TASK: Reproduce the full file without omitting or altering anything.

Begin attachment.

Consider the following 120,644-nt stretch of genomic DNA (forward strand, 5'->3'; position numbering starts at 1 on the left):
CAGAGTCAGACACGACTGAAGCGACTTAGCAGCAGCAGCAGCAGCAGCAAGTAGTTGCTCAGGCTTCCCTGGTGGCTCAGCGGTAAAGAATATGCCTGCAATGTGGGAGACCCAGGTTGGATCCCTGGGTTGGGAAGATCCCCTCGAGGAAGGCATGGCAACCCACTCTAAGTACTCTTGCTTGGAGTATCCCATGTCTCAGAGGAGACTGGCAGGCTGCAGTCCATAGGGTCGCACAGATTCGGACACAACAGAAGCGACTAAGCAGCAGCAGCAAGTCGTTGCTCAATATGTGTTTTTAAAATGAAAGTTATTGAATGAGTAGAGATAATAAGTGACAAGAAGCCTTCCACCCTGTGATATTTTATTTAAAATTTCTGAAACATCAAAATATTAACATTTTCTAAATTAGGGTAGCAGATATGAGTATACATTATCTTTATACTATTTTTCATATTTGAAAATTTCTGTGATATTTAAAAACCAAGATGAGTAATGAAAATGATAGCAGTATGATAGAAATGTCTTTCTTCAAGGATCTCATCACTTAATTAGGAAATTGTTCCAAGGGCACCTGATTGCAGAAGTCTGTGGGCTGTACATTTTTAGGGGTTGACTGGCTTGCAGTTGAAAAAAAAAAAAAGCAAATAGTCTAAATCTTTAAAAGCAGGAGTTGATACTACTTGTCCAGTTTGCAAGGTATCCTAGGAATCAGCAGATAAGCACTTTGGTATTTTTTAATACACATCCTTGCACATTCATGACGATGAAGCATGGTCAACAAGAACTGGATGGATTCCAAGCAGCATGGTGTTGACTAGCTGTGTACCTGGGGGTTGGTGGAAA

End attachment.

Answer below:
Consider the following 120,644-nt stretch of genomic DNA (forward strand, 5'->3'; position numbering starts at 1 on the left):
CAGAGTCAGACACGACTGAAGCGACTTAGCAGCAGCAGCAGCAGCAGCAAGTAGTTGCTCAGGCTTCCCTGGTGGCTCAGCGGTAAAGAATATGCCTGCAATGTGGGAGACCCAGGTTGGATCCCTGGGTTGGGAAGATCCCCTCGAGGAAGGCATGGCAACCCACTCTAAGTACTCTTGCTTGGAGTATCCCATGTCTCAGAGGAGACTGGCAGGCTGCAGTCCATAGGGTCGCACAGATTCGGACACAACAGAAGCGACTAAGCAGCAGCAGCAAGTCGTTGCTCAATATGTGTTTTTAAAATGAAAGTTATTGAATGAGTAGAGATAATAAGTGACAAGAAGCCTTCCACCCTGTGATATTTTATTTAAAATTTCTGAAACATCAAAATATTAACATTTTCTAAATTAGGGTAGCAGATATGAGTATACATTATCTTTATACTATTTTTCATATTTGAAAATTTCTGTGATATTTAAAAACCAAGATGAGTAATGAAAATGATAGCAGTATGATAGAAATGTCTTTCTTCAAGGATCTCATCACTTAATTAGGAAATTGTTCCAAGGGCACCTGATTGCAGAAGTCTGTGGGCTGTACATTTTTAGGGGTTGACTGGCTTGCAGTTGAAAAAAAAAAAAAGCAAATAGTCTAAATCTTTAAAAGCAGGAGTTGATACTACTTGTCCAGTTTGCAAGGTATCCTAGGAATCAGCAGATAAGCACTTTGGTATTTTTTAATACACATCCTTGCACATTCATGACGATGAAGCATGGTCAACAAGAACTGGATGGATTCCAAGCAGCATGGTGTTGACTAGCTGTGTACCTGGGGGTTGGTGGAAA